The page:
Specialist Insulation Limited v Pro-Duct (Fife) Limited  ScotCS CSOH 79. The contractor's terms provided for disputes to be adjudicated: the supplier's terms did not.
The supplier referred a matter to adjudication. Objection was raised by the contractor on the basis that it was the supplier's terms that applied to the contract. In the dealings, the supplier had sent its quotation subject to "its standard terms and conditions of trading". The contractor had then issued a purchase order and at the same time sent a document called a "material supply only subcontract agreement" which was executed by the contractor, but not by the supplier.
The Scottish Outer House of the Court of Session held that the supplier's terms applied. The judge did not use the "last shot" doctrine. Instead he referred to the Tekdata interconnections v Amphenol case (an English Court of Appeal case from 2009) and applied the dictum that the last set of terms exchanged (here the contractor's) need not prevail if an agreement to that effect was necessarily to be inferred from the circumstances of the case. An objective analysis of what the parties intended should be carried out. The relevant circumstances here were:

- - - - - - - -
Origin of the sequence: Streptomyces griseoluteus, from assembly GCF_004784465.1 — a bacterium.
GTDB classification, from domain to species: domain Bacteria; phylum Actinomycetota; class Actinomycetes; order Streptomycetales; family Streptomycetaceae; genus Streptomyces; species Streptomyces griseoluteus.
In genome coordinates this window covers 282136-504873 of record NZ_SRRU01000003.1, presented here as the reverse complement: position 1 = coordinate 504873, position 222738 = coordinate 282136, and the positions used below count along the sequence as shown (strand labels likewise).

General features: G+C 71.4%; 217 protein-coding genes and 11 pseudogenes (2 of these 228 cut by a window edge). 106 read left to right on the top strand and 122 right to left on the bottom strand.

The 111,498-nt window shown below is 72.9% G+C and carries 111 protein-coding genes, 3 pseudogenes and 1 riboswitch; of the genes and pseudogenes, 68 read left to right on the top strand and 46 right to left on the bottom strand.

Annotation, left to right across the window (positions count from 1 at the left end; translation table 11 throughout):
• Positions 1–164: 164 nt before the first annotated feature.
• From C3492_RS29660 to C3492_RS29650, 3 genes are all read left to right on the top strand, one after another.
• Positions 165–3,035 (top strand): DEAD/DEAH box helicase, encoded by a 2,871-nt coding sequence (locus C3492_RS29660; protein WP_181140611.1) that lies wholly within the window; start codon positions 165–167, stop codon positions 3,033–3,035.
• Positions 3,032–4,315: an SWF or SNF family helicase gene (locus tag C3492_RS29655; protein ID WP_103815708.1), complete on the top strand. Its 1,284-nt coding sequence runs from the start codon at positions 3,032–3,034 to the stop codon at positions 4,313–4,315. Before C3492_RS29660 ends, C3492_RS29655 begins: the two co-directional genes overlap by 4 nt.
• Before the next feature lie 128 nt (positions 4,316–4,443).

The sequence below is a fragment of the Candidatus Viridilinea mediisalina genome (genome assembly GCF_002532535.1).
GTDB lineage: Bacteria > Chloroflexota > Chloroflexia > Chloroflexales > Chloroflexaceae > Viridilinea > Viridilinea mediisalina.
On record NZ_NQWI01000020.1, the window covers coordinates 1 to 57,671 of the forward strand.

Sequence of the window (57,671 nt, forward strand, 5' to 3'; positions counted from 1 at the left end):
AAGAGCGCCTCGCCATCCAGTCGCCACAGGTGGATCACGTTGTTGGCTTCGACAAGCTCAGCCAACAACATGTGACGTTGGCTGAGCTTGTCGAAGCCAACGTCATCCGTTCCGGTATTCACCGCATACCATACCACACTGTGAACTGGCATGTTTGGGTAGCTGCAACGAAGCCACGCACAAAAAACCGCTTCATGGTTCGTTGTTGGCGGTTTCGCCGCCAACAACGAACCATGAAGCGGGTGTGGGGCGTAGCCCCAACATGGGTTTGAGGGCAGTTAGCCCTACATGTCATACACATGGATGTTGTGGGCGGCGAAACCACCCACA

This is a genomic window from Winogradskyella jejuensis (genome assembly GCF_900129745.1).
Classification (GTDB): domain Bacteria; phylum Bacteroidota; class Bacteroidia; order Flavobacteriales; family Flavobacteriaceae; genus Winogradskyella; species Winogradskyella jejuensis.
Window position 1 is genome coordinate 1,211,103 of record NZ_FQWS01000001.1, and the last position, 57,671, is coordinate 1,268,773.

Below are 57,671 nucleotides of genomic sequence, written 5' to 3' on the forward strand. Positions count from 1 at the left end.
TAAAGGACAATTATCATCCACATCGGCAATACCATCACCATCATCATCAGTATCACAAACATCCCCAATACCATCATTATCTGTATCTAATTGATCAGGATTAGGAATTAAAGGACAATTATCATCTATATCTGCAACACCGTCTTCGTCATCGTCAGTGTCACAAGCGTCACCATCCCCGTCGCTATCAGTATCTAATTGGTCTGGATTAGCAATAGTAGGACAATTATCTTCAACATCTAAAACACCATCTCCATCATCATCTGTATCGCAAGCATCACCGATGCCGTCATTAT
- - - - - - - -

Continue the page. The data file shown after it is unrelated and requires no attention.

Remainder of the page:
- The supplier's quotation specifically incorporated its standard conditions whereas the contractor's quotation made no reference to its terms.
- The supplier's standard terms contained a statement that they applied to the exclusion of any other conditions.
- The contractor's agreement provided for execution of both parties, but the supplier had not signed them.
- The contractor's terms contained terms that related to a construction contract, not a sale of goods.
In the light of this, the judge found that by taking delivery of the goods without querying the supplier's non-signature of its own document, the contractor must be taken as having accepted the goods on the basis of the supplier's standard terms.
Comment. 2 lessons here. The last shot principle does still apply, but can be overturned - in this case by lack of signature and inappropriateness of certain terms. Secondly, from a practical point of view, whilst it may give certainty for a party to insist that his terms are countersigned by the other party, failure of the other party to countersign may mean that it is the other party's terms that prevail. At the very least there should be statement that performance will also constitute agreement to the terms. In either case, good contract administration is essential if a party is to ensure that its terms prevail.
The content of this article is intended to provide a general guide to the subject matter. Specialist advice should be sought about your specific circumstances.